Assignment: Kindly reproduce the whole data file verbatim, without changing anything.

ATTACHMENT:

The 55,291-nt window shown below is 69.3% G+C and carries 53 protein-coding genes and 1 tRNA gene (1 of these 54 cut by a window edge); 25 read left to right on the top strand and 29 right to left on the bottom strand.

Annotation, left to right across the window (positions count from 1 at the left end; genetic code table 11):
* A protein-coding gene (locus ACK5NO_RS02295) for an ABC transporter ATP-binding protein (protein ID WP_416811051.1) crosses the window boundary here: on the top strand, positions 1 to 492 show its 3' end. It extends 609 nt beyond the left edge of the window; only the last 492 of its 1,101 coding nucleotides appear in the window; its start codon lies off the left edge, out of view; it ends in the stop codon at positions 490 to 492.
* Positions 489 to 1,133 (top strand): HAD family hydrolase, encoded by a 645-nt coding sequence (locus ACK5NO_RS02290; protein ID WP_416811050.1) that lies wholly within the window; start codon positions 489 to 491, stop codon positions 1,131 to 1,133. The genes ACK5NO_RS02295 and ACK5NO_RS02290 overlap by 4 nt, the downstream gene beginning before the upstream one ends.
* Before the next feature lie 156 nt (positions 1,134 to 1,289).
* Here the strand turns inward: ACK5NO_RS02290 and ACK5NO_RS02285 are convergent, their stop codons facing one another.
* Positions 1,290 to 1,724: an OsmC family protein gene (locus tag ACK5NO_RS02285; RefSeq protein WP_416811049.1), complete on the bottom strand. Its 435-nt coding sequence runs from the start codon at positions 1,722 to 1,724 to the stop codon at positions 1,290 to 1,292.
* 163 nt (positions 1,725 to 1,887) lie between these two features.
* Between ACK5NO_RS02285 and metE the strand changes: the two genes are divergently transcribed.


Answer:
The 55,291-nt window shown below is 69.3% G+C and carries 53 protein-coding genes and 1 tRNA gene (1 of these 54 cut by a window edge); 25 read left to right on the top strand and 29 right to left on the bottom strand.

Annotation, left to right across the window (positions count from 1 at the left end; genetic code table 11):
* A protein-coding gene (locus ACK5NO_RS02295) for an ABC transporter ATP-binding protein (protein ID WP_416811051.1) crosses the window boundary here: on the top strand, positions 1 to 492 show its 3' end. It extends 609 nt beyond the left edge of the window; only the last 492 of its 1,101 coding nucleotides appear in the window; its start codon lies off the left edge, out of view; it ends in the stop codon at positions 490 to 492.
* Positions 489 to 1,133 (top strand): HAD family hydrolase, encoded by a 645-nt coding sequence (locus ACK5NO_RS02290; protein ID WP_416811050.1) that lies wholly within the window; start codon positions 489 to 491, stop codon positions 1,131 to 1,133. The genes ACK5NO_RS02295 and ACK5NO_RS02290 overlap by 4 nt, the downstream gene beginning before the upstream one ends.
* Before the next feature lie 156 nt (positions 1,134 to 1,289).
* Here the strand turns inward: ACK5NO_RS02290 and ACK5NO_RS02285 are convergent, their stop codons facing one another.
* Positions 1,290 to 1,724: an OsmC family protein gene (locus tag ACK5NO_RS02285; RefSeq protein WP_416811049.1), complete on the bottom strand. Its 435-nt coding sequence runs from the start codon at positions 1,722 to 1,724 to the stop codon at positions 1,290 to 1,292.
* 163 nt (positions 1,725 to 1,887) lie between these two features.
* Between ACK5NO_RS02285 and metE the strand changes: the two genes are divergently transcribed.